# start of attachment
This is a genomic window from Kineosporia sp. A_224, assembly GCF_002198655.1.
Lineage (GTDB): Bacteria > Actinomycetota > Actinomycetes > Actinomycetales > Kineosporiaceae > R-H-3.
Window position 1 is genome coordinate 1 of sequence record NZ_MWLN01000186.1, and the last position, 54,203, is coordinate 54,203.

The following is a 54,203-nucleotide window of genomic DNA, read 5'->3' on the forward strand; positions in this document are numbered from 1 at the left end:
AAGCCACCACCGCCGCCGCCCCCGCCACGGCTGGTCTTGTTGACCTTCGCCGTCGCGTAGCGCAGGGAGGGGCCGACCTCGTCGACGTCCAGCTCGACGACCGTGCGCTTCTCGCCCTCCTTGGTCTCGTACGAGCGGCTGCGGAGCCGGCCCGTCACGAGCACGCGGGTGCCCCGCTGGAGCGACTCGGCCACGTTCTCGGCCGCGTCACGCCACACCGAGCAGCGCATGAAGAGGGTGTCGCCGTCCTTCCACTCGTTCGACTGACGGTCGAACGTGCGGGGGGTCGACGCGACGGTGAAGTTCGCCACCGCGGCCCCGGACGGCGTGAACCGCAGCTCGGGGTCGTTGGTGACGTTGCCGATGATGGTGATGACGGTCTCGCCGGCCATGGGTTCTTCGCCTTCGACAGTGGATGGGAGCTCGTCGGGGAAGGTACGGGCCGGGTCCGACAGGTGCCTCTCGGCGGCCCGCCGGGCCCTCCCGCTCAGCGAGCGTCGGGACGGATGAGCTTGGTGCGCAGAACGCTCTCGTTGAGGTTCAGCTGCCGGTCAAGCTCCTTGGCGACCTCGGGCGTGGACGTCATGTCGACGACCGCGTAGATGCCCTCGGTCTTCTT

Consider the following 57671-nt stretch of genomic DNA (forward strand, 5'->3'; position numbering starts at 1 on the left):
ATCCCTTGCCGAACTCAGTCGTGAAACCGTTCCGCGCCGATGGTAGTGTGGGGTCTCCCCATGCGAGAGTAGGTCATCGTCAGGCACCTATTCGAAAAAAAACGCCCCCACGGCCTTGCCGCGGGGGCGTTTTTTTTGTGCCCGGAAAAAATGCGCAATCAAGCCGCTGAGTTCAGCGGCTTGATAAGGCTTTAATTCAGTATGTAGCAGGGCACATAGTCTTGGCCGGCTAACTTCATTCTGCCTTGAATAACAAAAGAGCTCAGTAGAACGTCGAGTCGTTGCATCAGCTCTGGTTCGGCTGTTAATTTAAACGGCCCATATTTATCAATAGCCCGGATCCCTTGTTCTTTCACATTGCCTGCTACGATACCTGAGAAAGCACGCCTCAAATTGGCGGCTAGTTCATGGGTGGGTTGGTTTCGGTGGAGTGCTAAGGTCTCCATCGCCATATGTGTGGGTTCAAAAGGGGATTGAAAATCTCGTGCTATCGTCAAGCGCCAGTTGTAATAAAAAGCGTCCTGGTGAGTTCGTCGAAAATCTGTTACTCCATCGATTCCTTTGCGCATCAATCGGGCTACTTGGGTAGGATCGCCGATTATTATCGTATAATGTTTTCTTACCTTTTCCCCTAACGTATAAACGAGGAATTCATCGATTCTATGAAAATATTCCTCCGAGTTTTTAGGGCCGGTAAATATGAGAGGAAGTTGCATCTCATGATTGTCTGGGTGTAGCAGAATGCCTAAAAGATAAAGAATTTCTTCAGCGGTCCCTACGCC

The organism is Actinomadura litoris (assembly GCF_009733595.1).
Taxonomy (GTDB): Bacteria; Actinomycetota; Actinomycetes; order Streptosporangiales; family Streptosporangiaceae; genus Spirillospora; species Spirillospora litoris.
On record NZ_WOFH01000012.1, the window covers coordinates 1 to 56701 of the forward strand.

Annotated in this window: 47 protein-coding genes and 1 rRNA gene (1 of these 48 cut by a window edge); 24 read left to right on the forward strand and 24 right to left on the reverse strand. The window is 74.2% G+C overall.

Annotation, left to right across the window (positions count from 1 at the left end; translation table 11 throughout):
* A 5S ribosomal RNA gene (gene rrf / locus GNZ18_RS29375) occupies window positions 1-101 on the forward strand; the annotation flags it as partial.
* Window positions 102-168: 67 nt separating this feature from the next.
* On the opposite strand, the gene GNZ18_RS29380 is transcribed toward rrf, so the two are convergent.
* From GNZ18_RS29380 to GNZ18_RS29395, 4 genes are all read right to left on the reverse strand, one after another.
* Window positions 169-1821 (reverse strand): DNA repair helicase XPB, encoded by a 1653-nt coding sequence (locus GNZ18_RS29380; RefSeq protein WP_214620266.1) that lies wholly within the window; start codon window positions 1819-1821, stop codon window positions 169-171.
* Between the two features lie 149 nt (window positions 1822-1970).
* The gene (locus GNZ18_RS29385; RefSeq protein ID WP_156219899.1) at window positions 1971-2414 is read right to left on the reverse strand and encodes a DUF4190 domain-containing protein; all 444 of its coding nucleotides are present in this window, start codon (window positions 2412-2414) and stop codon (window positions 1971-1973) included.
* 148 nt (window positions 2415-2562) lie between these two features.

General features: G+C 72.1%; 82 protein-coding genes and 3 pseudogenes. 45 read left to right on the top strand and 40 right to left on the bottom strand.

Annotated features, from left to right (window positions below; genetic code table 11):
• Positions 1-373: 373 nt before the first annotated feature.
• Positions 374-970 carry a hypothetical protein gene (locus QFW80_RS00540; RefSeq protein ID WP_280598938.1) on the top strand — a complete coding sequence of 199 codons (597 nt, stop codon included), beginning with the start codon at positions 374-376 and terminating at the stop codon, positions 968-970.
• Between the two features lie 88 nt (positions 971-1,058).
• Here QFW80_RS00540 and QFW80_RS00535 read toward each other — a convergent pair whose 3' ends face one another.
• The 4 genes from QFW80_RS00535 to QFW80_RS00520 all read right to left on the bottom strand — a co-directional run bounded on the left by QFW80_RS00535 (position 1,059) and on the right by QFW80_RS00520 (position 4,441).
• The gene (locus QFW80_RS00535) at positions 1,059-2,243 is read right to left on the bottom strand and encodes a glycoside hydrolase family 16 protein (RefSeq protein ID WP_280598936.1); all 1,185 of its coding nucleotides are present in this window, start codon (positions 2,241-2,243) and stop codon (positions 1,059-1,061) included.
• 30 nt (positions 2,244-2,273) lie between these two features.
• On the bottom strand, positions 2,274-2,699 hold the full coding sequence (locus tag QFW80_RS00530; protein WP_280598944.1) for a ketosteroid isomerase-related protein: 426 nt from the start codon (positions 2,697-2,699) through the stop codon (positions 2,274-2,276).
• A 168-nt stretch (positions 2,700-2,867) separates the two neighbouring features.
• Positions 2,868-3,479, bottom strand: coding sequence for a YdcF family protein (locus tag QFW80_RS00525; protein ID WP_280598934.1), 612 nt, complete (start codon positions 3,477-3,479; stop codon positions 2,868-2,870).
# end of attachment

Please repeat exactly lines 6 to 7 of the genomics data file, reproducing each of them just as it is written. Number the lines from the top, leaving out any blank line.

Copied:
Consider the following 57671-nt stretch of genomic DNA (forward strand, 5'->3'; position numbering starts at 1 on the left):
ATCCCTTGCCGAACTCAGTCGTGAAACCGTTCCGCGCCGATGGTAGTGTGGGGTCTCCCCATGCGAGAGTAGGTCATCGTCAGGCACCTATTCGAAAAAAAACGCCCCCACGGCCTTGCCGCGGGGGCGTTTTTTTTGTGCCCGGAAAAAATGCGCAATCAAGCCGCTGAGTTCAGCGGCTTGATAAGGCTTTAATTCAGTATGTAGCAGGGCACATAGTCTTGGCCGGCTAACTTCATTCTGCCTTGAATAACAAAAGAGCTCAGTAGAACGTCGAGTCGTTGCATCAGCTCTGGTTCGGCTGTTAATTTAAACGGCCCATATTTATCAATAGCCCGGATCCCTTGTTCTTTCACATTGCCTGCTACGATACCTGAGAAAGCACGCCTCAAATTGGCGGCTAGTTCATGGGTGGGTTGGTTTCGGTGGAGTGCTAAGGTCTCCATCGCCATATGTGTGGGTTCAAAAGGGGATTGAAAATCTCGTGCTATCGTCAAGCGCCAGTTGTAATAAAAAGCGTCCTGGTGAGTTCGTCGAAAATCTGTTACTCCATCGATTCCTTTGCGCATCAATCGGGCTACTTGGGTAGGATCGCCGATTATTATCGTATAATGTTTTCTTACCTTTTCCCCTAACGTATAAACGAGGAATTCATCGATTCTATGAAAATATTCCTCCGAGTTTTTAGGGCCGGTAAATATGAGAGGAAGTTGCATCTCATGATTGTCTGGGTGTAGCAGAATGCCTAAAAGATAAAGAATTTCTTCAGCGGTCCCTACGCC